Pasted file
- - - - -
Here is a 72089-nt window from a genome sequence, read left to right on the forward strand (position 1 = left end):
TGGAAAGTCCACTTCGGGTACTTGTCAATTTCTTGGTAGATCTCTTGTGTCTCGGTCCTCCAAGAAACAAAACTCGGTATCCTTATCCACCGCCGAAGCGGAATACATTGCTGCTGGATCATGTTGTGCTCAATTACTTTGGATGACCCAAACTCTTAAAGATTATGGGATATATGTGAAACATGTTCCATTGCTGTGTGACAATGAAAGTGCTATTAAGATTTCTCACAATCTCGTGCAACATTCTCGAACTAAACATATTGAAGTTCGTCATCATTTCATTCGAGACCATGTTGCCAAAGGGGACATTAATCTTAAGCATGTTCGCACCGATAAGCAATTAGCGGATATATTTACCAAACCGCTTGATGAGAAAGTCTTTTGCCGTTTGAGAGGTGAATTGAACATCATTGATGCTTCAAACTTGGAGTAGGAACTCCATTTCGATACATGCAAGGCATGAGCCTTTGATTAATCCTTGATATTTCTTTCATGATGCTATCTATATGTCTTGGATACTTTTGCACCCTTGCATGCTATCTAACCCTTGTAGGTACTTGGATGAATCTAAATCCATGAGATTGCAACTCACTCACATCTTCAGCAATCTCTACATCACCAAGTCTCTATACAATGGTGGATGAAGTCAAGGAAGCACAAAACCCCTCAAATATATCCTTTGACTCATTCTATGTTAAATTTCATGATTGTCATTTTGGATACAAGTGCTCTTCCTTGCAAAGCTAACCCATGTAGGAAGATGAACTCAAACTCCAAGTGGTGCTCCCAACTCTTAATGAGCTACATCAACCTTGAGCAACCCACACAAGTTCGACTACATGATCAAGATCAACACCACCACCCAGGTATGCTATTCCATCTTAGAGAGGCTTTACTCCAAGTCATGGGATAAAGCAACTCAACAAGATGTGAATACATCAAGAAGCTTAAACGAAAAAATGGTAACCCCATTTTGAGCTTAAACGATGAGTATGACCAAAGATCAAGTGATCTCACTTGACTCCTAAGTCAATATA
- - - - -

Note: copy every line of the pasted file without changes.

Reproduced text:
Here is a 72089-nt window from a genome sequence, read left to right on the forward strand (position 1 = left end):
TGGAAAGTCCACTTCGGGTACTTGTCAATTTCTTGGTAGATCTCTTGTGTCTCGGTCCTCCAAGAAACAAAACTCGGTATCCTTATCCACCGCCGAAGCGGAATACATTGCTGCTGGATCATGTTGTGCTCAATTACTTTGGATGACCCAAACTCTTAAAGATTATGGGATATATGTGAAACATGTTCCATTGCTGTGTGACAATGAAAGTGCTATTAAGATTTCTCACAATCTCGTGCAACATTCTCGAACTAAACATATTGAAGTTCGTCATCATTTCATTCGAGACCATGTTGCCAAAGGGGACATTAATCTTAAGCATGTTCGCACCGATAAGCAATTAGCGGATATATTTACCAAACCGCTTGATGAGAAAGTCTTTTGCCGTTTGAGAGGTGAATTGAACATCATTGATGCTTCAAACTTGGAGTAGGAACTCCATTTCGATACATGCAAGGCATGAGCCTTTGATTAATCCTTGATATTTCTTTCATGATGCTATCTATATGTCTTGGATACTTTTGCACCCTTGCATGCTATCTAACCCTTGTAGGTACTTGGATGAATCTAAATCCATGAGATTGCAACTCACTCACATCTTCAGCAATCTCTACATCACCAAGTCTCTATACAATGGTGGATGAAGTCAAGGAAGCACAAAACCCCTCAAATATATCCTTTGACTCATTCTATGTTAAATTTCATGATTGTCATTTTGGATACAAGTGCTCTTCCTTGCAAAGCTAACCCATGTAGGAAGATGAACTCAAACTCCAAGTGGTGCTCCCAACTCTTAATGAGCTACATCAACCTTGAGCAACCCACACAAGTTCGACTACATGATCAAGATCAACACCACCACCCAGGTATGCTATTCCATCTTAGAGAGGCTTTACTCCAAGTCATGGGATAAAGCAACTCAACAAGATGTGAATACATCAAGAAGCTTAAACGAAAAAATGGTAACCCCATTTTGAGCTTAAACGATGAGTATGACCAAAGATCAAGTGATCTCACTTGACTCCTAAGTCAATATA